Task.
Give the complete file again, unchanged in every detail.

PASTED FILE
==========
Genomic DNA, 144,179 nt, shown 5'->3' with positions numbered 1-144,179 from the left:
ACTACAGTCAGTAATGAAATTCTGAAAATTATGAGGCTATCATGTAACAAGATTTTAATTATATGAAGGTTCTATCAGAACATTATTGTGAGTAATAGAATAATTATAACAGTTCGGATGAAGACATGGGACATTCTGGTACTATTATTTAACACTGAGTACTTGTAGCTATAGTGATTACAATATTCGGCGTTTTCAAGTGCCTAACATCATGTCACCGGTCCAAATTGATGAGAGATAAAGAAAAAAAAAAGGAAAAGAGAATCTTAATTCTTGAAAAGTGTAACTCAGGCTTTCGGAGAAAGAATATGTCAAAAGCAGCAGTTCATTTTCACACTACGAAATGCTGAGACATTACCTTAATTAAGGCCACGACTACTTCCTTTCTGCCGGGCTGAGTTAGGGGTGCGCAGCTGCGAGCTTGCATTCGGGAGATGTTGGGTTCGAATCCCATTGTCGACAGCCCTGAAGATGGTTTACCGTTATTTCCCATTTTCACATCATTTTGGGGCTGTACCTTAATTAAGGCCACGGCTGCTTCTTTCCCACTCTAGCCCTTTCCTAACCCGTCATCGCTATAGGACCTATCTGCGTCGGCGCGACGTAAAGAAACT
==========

Genomic DNA, 144,179 nt, shown 5'->3' with positions numbered 1-144,179 from the left:
ACTACAGTCAGTAATGAAATTCTGAAAATTATGAGGCTATCATGTAACAAGATTTTAATTATATGAAGGTTCTATCAGAACATTATTGTGAGTAATAGAATAATTATAACAGTTCGGATGAAGACATGGGACATTCTGGTACTATTATTTAACACTGAGTACTTGTAGCTATAGTGATTACAATATTCGGCGTTTTCAAGTGCCTAACATCATGTCACCGGTCCAAATTGATGAGAGATAAAGAAAAAAAAAAGGAAAAGAGAATCTTAATTCTTGAAAAGTGTAACTCAGGCTTTCGGAGAAAGAATATGTCAAAAGCAGCAGTTCATTTTCACACTACGAAATGCTGAGACATTACCTTAATTAAGGCCACGACTACTTCCTTTCTGCCGGGCTGAGTTAGGGGTGCGCAGCTGCGAGCTTGCATTCGGGAGATGTTGGGTTCGAATCCCATTGTCGACAGCCCTGAAGATGGTTTACCGTTATTTCCCATTTTCACATCATTTTGGGGCTGTACCTTAATTAAGGCCACGGCTGCTTCTTTCCCACTCTAGCCCTTTCCTAACCCGTCATCGCTATAGGACCTATCTGCGTCGGCGCGACGTAAAGAAACT